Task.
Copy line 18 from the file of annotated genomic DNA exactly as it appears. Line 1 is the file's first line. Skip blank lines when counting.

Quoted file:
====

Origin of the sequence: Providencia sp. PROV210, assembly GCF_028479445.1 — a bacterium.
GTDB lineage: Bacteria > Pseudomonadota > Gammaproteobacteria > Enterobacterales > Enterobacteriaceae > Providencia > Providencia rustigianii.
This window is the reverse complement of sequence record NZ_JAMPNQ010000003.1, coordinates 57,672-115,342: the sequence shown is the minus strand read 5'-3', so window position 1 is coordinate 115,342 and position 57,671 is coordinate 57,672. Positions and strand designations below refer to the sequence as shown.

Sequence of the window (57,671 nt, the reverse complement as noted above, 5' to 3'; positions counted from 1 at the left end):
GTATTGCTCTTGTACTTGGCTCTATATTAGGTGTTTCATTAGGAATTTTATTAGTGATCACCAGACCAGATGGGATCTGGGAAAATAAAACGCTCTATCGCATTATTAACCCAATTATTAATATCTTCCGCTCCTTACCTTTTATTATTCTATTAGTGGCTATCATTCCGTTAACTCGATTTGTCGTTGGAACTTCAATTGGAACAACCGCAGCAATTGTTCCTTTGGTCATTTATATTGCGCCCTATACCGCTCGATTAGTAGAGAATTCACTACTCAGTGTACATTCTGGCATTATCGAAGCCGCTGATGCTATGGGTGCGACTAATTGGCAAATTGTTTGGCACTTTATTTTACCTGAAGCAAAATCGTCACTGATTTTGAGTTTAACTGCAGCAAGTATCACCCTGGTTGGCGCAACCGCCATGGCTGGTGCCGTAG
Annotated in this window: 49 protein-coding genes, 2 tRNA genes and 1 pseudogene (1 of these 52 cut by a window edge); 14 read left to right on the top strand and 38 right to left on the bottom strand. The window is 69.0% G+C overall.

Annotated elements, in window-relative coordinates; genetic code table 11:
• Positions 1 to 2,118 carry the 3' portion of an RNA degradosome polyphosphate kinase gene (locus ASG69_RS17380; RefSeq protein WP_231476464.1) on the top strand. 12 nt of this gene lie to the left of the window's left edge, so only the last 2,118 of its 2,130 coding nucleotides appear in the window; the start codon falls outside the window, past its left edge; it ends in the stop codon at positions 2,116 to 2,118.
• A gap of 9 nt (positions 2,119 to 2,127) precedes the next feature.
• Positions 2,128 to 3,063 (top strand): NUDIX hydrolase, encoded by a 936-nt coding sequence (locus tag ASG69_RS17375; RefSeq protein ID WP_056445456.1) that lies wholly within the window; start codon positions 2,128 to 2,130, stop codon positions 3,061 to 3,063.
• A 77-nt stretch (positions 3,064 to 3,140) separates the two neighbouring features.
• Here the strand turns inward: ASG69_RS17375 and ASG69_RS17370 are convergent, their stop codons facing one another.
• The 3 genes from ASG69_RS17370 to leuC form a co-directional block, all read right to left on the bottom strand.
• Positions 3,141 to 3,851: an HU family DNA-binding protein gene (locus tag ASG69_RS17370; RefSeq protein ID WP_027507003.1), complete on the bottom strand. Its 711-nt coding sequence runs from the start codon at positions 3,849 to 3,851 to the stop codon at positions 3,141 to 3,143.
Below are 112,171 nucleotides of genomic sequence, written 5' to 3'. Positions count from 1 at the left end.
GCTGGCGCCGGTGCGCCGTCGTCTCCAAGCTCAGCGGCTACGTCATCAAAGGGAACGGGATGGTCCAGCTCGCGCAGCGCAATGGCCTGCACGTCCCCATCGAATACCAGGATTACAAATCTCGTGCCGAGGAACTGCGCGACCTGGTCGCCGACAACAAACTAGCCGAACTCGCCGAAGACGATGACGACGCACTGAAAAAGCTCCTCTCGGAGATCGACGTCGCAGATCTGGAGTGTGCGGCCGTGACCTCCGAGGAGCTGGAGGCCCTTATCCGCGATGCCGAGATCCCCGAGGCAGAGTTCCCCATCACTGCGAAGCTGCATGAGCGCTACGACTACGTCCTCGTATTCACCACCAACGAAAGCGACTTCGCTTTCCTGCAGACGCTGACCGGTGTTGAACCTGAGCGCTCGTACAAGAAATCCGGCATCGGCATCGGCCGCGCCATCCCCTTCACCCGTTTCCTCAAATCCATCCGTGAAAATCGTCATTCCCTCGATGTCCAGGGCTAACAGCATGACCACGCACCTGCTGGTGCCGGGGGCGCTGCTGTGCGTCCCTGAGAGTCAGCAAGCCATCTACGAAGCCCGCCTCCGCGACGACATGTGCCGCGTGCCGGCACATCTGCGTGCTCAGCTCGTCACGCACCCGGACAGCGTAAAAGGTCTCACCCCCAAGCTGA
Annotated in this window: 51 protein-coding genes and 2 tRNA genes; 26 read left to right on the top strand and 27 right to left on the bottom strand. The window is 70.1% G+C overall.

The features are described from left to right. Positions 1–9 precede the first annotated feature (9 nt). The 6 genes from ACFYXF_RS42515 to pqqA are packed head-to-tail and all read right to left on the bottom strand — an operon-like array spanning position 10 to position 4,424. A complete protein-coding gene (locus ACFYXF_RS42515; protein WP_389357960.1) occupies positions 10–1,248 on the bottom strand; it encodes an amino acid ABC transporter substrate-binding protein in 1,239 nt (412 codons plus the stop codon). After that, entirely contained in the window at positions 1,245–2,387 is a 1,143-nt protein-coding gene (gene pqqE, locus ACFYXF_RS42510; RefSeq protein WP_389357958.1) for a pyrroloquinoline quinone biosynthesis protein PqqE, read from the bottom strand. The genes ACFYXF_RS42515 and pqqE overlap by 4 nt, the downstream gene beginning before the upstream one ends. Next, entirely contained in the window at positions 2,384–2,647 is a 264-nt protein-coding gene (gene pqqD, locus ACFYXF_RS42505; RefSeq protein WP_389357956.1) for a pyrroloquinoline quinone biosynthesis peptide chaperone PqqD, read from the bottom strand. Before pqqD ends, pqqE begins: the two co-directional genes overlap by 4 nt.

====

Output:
The features are described from left to right. Positions 1–9 precede the first annotated feature (9 nt). The 6 genes from ACFYXF_RS42515 to pqqA are packed head-to-tail and all read right to left on the bottom strand — an operon-like array spanning position 10 to position 4,424. A complete protein-coding gene (locus ACFYXF_RS42515; protein WP_389357960.1) occupies positions 10–1,248 on the bottom strand; it encodes an amino acid ABC transporter substrate-binding protein in 1,239 nt (412 codons plus the stop codon). After that, entirely contained in the window at positions 1,245–2,387 is a 1,143-nt protein-coding gene (gene pqqE, locus ACFYXF_RS42510; RefSeq protein WP_389357958.1) for a pyrroloquinoline quinone biosynthesis protein PqqE, read from the bottom strand. The genes ACFYXF_RS42515 and pqqE overlap by 4 nt, the downstream gene beginning before the upstream one ends. Next, entirely contained in the window at positions 2,384–2,647 is a 264-nt protein-coding gene (gene pqqD, locus ACFYXF_RS42505; RefSeq protein WP_389357956.1) for a pyrroloquinoline quinone biosynthesis peptide chaperone PqqD, read from the bottom strand. Before pqqD ends, pqqE begins: the two co-directional genes overlap by 4 nt.